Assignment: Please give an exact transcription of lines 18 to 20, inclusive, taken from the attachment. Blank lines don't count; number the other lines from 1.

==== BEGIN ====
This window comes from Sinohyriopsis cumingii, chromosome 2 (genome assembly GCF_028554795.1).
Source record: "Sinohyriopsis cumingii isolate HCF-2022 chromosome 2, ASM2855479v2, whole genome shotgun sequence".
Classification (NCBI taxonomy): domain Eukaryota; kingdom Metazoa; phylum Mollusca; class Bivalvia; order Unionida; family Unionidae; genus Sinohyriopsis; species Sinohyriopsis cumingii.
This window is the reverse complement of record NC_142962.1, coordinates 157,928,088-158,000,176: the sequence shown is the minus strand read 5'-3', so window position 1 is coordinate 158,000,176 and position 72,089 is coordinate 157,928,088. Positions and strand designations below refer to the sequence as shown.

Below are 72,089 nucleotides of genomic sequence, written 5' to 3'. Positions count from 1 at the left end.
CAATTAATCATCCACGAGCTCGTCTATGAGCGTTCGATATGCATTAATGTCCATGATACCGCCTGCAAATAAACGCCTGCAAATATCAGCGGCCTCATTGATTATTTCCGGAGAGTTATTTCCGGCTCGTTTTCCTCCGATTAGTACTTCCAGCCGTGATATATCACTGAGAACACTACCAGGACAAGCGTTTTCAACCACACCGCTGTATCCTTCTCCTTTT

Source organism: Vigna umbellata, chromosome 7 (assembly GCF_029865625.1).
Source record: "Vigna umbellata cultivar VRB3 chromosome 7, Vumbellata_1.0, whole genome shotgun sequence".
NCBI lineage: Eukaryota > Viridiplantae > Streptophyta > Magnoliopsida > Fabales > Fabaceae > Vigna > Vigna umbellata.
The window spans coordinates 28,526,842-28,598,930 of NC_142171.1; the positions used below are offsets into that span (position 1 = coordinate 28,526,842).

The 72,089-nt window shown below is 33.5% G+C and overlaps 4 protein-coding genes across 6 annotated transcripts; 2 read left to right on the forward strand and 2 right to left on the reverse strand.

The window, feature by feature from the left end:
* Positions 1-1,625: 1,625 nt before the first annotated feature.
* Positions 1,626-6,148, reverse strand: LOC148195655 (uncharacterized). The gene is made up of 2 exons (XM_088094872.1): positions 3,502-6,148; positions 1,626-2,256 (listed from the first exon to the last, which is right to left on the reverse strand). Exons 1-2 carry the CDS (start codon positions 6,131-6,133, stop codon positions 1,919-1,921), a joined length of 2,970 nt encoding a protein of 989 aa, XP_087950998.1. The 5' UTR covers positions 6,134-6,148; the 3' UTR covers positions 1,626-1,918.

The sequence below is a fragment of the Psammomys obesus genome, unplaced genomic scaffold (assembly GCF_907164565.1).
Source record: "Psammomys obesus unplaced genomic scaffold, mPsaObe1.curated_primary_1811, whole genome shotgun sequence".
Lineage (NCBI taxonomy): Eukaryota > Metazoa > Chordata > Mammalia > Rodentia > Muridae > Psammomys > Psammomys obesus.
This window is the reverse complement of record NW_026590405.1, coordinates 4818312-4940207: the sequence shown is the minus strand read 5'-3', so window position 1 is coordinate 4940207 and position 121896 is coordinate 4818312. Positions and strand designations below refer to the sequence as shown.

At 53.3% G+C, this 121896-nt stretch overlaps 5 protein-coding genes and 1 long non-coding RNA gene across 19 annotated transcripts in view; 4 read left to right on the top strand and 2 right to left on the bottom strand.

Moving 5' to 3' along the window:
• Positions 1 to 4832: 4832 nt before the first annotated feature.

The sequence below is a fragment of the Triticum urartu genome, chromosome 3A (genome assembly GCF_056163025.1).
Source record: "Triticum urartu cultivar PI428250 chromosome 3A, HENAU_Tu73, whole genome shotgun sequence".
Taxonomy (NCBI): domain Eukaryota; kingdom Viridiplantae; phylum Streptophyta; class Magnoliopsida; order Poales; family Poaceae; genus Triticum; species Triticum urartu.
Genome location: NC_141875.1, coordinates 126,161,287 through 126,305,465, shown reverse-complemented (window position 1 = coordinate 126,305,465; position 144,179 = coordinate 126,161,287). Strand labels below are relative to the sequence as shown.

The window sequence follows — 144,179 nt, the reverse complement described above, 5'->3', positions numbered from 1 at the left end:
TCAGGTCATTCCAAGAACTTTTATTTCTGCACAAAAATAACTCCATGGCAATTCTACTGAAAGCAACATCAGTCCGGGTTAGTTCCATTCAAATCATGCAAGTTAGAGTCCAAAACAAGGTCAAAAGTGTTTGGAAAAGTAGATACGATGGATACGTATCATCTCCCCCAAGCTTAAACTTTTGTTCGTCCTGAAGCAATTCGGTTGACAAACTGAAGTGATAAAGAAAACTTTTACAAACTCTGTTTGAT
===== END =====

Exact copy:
This window is the reverse complement of record NW_026590405.1, coordinates 4818312-4940207: the sequence shown is the minus strand read 5'-3', so window position 1 is coordinate 4940207 and position 121896 is coordinate 4818312. Positions and strand designations below refer to the sequence as shown.

At 53.3% G+C, this 121896-nt stretch overlaps 5 protein-coding genes and 1 long non-coding RNA gene across 19 annotated transcripts in view; 4 read left to right on the top strand and 2 right to left on the bottom strand.

Moving 5' to 3' along the window: